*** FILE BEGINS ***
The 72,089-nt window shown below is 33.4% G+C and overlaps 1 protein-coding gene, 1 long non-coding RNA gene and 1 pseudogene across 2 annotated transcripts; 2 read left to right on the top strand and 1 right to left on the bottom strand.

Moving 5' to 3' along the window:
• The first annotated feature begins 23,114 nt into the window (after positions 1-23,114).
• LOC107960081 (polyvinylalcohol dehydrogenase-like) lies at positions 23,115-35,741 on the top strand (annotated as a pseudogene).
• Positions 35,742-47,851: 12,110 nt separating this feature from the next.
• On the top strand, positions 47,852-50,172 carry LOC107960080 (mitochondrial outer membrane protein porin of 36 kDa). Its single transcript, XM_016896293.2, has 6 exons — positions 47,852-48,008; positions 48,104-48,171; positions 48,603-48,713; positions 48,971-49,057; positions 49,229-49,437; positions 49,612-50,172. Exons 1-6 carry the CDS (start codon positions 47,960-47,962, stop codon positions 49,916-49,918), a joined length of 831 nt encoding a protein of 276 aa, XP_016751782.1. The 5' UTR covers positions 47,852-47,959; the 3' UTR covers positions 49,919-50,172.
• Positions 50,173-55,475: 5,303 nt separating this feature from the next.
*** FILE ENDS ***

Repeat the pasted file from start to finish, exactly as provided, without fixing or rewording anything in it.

The 72,089-nt window shown below is 33.4% G+C and overlaps 1 protein-coding gene, 1 long non-coding RNA gene and 1 pseudogene across 2 annotated transcripts; 2 read left to right on the top strand and 1 right to left on the bottom strand.

Moving 5' to 3' along the window:
• The first annotated feature begins 23,114 nt into the window (after positions 1-23,114).
• LOC107960081 (polyvinylalcohol dehydrogenase-like) lies at positions 23,115-35,741 on the top strand (annotated as a pseudogene).
• Positions 35,742-47,851: 12,110 nt separating this feature from the next.
• On the top strand, positions 47,852-50,172 carry LOC107960080 (mitochondrial outer membrane protein porin of 36 kDa). Its single transcript, XM_016896293.2, has 6 exons — positions 47,852-48,008; positions 48,104-48,171; positions 48,603-48,713; positions 48,971-49,057; positions 49,229-49,437; positions 49,612-50,172. Exons 1-6 carry the CDS (start codon positions 47,960-47,962, stop codon positions 49,916-49,918), a joined length of 831 nt encoding a protein of 276 aa, XP_016751782.1. The 5' UTR covers positions 47,852-47,959; the 3' UTR covers positions 49,919-50,172.
• Positions 50,173-55,475: 5,303 nt separating this feature from the next.